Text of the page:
Hundreds of thousands more over 65-year-olds are gambling online than were at the start of the pandemic, some of whom could be at risk of developing a gambling disorder, warns the Royal College of Psychiatrists.
The warning comes after analysis of Gambling Commission data by the Royal College of Psychiatrists estimated that 624,377 more over-65s are gambling online at least once a month, up from 8.7% of over-65s in the year to September 2019 to 13.5% in 2021.
RCPsych has produced a new patient resource: see our patient information on gambling disorder.
While there has been an overall increase in the number of people gambling online at least once a month since 2019, the increase is greatest among the over-65s and next greatest in the 45 to 54-year-old age range with an increase of 341,445. However, the number of 16 to 34-year olds gambling online fell by around 307,000 over the same period.
The shift to online gambling is partly due to the closure of physical betting shops during the pandemic as well as limited opportunities to undertake other activities because of lockdowns. Online gambling brings potential risks due to its 24/7 availability, particularly at a time when people are at home more and may be experiencing financial uncertainty due to the pandemic.
The findings come as the Royal College of Psychiatrists publishes a new online information resource for people who might be concerned about their gambling or the gambling of a friend or family member.
Professor Henrietta Bowden Jones OBE, of the Royal College of Psychiatrists, said:
“The pandemic has shaken our lives in so many ways and these data show that many more older people are gambling online than were before the start of the pandemic.
“Not everyone who gambles will develop a gambling disorder, but some will. Gambling disorder is an illness and if left untreated can lead to significant depression, anxiety and suicidal thoughts.
“The new information published by the Royal College of Psychiatrists will help anyone who’s worried about their gambling or knows someone whose gambling is becoming a problem.”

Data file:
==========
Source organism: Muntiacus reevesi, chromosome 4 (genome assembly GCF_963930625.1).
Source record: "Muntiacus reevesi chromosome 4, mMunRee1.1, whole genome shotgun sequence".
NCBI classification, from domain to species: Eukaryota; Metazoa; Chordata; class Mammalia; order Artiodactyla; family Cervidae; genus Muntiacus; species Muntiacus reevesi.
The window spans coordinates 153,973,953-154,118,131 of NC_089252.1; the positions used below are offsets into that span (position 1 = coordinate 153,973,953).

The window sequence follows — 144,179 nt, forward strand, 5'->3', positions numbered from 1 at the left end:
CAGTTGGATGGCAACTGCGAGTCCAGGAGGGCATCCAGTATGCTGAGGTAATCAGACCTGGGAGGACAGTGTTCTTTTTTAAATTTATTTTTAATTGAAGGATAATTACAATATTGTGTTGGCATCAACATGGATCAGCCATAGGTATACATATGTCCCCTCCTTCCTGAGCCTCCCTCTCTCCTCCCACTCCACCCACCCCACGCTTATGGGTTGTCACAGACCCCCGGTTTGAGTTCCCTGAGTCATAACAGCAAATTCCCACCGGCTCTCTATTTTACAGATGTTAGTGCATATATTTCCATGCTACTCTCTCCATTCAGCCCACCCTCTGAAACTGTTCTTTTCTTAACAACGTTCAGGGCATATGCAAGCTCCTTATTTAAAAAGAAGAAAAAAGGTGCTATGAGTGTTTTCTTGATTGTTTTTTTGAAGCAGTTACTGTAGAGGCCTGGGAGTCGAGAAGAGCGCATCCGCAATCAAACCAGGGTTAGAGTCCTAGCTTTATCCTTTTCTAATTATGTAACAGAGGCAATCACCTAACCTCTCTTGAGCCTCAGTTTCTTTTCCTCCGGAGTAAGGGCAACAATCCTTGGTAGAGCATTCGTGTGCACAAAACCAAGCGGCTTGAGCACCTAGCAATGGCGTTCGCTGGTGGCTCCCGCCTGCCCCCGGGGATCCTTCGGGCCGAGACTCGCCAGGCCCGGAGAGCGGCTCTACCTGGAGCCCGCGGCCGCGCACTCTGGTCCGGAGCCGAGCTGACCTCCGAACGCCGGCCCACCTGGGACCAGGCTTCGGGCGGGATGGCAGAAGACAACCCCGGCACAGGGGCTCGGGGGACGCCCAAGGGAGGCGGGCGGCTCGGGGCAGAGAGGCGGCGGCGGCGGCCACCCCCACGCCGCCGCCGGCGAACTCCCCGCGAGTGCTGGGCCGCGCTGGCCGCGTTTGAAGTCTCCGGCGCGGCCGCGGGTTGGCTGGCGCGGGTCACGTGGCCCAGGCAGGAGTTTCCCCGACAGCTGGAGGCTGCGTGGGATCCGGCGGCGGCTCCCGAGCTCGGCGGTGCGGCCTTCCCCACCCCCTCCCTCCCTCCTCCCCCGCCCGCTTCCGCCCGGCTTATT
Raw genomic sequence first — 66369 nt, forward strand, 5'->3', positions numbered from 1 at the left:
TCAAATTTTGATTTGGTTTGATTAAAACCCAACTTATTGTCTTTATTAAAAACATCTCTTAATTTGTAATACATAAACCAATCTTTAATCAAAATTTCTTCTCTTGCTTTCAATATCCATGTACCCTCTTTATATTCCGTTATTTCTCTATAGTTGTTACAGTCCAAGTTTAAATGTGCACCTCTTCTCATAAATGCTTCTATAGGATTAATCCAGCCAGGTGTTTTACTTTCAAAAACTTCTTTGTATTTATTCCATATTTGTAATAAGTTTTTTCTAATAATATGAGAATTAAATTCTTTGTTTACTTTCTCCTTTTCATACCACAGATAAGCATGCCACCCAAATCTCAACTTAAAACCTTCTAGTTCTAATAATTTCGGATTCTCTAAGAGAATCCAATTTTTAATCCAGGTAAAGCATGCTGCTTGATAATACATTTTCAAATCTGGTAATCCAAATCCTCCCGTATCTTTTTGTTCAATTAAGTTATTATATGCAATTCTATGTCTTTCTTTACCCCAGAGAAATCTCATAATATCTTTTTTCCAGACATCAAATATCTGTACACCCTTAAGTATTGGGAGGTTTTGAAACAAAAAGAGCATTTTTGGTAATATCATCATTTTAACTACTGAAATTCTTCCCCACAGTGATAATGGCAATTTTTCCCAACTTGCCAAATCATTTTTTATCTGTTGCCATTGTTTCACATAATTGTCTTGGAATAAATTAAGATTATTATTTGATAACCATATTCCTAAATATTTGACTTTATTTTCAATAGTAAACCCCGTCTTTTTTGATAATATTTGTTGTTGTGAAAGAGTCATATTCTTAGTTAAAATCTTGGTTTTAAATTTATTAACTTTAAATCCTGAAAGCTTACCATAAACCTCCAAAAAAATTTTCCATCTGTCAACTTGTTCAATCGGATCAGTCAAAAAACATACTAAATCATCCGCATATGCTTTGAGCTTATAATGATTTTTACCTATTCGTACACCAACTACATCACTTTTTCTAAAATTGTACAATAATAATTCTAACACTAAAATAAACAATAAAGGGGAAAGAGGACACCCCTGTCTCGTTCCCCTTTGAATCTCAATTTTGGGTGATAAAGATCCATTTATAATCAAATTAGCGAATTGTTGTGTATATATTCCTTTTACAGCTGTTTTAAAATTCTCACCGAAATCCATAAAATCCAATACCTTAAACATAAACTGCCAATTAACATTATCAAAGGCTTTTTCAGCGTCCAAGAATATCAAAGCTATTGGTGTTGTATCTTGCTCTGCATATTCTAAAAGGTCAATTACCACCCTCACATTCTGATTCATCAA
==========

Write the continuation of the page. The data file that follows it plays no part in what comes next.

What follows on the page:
Over the past few years, gambling disorder has been increasingly recognised as a health issue in the same way as drugs and alcohol are. Since 2019 the NHS has included gambling disorder in its Long-term Plan and a number of clinics are available across the country to deliver treatment to anyone who needs it, including family members.
The Royal College of Psychiatrists’ new information resource quotes research from the Gambling Commission which says that between 4-7% of gamblers are gambling in a risky way.
Gambling disorder is a repeated pattern of gambling behaviour where an individual feels they’ve lost control; continues to gamble despite negative consequences; and sees gambling as more important to them than any other interest.
Owen, 38, who battled gambling disorder for over 16 years and is now 4 years in recovery, said:
“I developed a serious addiction to gambling as a child and went on to endure homelessness, the loss of many jobs, years of isolation, depression and low self-worth.
“For years I felt trapped, locked in a relationship with gambling but thankfully I got the help I needed from the National Problem Gambling Clinic. It’s here where I learnt the skills and tools I need to live a life free from gambling.
“For anyone struggling or who thinks they need help then my advice is to read the College’s online resource and speak to a professional as soon as possible.”
The resource includes a questionnaire for people who feel they’ve lost control of their gambling and advises people scoring four or more speak to their GP or a gambling treatment provider.
The proportion of over 65-year-olds gambling in-person fell from 20.1% in the year to September 2019 to 16.2% in 2021, while the proportion of 45 to 54-year-olds fell from 23.3% to 17.5%.
Information for patients
See our new patient information on gambling disorder.